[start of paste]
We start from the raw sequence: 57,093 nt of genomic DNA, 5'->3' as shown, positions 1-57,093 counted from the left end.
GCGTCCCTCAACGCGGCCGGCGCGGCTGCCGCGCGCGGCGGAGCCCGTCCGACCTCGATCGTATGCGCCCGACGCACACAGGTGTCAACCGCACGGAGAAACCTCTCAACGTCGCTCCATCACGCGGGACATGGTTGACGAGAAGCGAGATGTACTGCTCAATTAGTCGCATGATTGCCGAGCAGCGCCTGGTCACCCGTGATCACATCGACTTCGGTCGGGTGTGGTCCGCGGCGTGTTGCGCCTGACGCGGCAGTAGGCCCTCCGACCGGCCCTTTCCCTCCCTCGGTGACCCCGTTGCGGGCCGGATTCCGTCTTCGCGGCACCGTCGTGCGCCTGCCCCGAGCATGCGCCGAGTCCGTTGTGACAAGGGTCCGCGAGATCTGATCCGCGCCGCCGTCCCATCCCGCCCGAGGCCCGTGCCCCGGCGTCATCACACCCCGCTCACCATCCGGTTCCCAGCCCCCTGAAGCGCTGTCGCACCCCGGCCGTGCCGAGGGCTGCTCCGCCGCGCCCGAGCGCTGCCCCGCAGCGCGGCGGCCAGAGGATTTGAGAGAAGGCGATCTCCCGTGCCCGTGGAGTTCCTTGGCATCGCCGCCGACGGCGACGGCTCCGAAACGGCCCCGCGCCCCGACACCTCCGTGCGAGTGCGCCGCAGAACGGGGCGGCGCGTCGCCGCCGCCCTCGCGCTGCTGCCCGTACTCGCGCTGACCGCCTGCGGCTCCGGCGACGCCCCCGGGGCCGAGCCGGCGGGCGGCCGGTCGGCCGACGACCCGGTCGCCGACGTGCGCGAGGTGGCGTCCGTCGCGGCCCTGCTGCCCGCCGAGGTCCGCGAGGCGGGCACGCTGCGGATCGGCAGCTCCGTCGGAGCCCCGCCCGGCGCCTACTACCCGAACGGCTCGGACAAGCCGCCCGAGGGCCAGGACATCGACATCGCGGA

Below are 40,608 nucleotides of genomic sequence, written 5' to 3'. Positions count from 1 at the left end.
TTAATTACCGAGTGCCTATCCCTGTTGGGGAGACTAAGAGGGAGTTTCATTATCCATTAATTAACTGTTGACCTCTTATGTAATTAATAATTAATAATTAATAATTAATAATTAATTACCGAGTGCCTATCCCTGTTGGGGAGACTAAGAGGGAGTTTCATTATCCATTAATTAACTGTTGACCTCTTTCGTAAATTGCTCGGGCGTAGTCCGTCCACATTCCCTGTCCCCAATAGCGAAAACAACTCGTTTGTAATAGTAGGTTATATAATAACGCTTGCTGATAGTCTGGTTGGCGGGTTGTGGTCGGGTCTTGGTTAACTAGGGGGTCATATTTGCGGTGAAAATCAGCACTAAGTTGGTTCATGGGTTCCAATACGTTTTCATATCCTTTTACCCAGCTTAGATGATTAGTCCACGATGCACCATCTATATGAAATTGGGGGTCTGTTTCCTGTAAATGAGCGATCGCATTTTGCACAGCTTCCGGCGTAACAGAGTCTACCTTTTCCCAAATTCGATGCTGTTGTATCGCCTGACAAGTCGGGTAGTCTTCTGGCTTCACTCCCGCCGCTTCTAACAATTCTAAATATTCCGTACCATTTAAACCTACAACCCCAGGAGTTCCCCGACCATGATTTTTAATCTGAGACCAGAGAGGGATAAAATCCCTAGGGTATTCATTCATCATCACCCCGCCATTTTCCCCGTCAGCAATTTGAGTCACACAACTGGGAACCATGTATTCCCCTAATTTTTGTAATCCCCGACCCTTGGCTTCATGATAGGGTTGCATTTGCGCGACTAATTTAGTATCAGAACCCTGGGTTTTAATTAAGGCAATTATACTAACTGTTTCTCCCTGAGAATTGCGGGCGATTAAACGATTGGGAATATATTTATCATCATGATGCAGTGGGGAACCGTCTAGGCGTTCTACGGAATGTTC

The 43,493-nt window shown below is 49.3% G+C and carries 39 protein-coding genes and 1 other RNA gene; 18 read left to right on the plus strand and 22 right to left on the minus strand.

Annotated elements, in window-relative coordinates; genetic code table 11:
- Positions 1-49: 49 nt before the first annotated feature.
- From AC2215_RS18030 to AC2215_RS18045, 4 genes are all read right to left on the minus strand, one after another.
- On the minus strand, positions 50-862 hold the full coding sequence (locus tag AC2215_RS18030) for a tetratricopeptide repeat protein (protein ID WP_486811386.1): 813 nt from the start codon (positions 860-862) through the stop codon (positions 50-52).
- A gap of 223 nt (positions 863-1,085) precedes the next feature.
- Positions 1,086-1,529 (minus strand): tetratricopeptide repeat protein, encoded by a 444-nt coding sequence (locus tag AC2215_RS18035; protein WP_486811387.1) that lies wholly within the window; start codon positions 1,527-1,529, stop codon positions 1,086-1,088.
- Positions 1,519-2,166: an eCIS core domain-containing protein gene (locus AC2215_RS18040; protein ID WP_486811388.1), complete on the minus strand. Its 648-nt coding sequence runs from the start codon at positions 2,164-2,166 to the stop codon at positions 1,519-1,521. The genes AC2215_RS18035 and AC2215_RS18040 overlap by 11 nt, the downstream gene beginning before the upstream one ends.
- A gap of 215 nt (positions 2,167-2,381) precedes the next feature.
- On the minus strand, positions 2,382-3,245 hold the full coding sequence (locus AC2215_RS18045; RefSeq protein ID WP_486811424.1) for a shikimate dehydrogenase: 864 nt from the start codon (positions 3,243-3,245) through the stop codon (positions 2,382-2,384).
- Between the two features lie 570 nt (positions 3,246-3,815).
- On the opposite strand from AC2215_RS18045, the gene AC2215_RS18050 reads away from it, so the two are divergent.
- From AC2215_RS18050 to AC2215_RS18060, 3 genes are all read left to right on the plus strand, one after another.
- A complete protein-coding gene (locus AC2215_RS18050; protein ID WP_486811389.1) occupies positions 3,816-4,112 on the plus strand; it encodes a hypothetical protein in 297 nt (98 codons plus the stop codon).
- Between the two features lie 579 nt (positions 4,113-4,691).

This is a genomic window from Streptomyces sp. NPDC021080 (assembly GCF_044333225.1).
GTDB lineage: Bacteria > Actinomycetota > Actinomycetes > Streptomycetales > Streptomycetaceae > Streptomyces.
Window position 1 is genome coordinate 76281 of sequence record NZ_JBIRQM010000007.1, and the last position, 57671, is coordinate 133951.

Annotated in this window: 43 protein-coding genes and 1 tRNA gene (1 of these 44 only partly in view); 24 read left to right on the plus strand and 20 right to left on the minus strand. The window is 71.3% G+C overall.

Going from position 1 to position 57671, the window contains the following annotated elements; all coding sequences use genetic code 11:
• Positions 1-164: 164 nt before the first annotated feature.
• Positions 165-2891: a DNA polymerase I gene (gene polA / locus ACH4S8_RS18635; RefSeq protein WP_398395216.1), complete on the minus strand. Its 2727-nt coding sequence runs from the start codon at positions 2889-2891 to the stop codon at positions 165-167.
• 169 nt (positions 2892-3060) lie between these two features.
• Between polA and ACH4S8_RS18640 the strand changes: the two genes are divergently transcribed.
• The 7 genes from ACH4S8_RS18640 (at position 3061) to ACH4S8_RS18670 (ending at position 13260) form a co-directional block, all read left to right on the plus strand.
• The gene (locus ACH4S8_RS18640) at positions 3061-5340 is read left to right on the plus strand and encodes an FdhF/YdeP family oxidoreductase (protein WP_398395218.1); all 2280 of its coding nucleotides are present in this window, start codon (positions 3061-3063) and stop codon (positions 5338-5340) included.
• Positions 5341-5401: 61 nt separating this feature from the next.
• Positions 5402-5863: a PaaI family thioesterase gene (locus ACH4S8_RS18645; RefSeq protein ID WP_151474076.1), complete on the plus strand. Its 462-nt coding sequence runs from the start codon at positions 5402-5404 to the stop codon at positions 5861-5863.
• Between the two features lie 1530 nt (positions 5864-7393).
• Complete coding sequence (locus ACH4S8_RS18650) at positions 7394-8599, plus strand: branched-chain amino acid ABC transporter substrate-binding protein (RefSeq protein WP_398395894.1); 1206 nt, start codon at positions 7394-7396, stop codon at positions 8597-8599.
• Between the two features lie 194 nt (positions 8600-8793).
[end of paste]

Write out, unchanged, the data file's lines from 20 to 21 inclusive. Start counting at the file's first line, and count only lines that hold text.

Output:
This is a genomic window from Streptomyces sp. NPDC021080 (assembly GCF_044333225.1).
GTDB lineage: Bacteria > Actinomycetota > Actinomycetes > Streptomycetales > Streptomycetaceae > Streptomyces.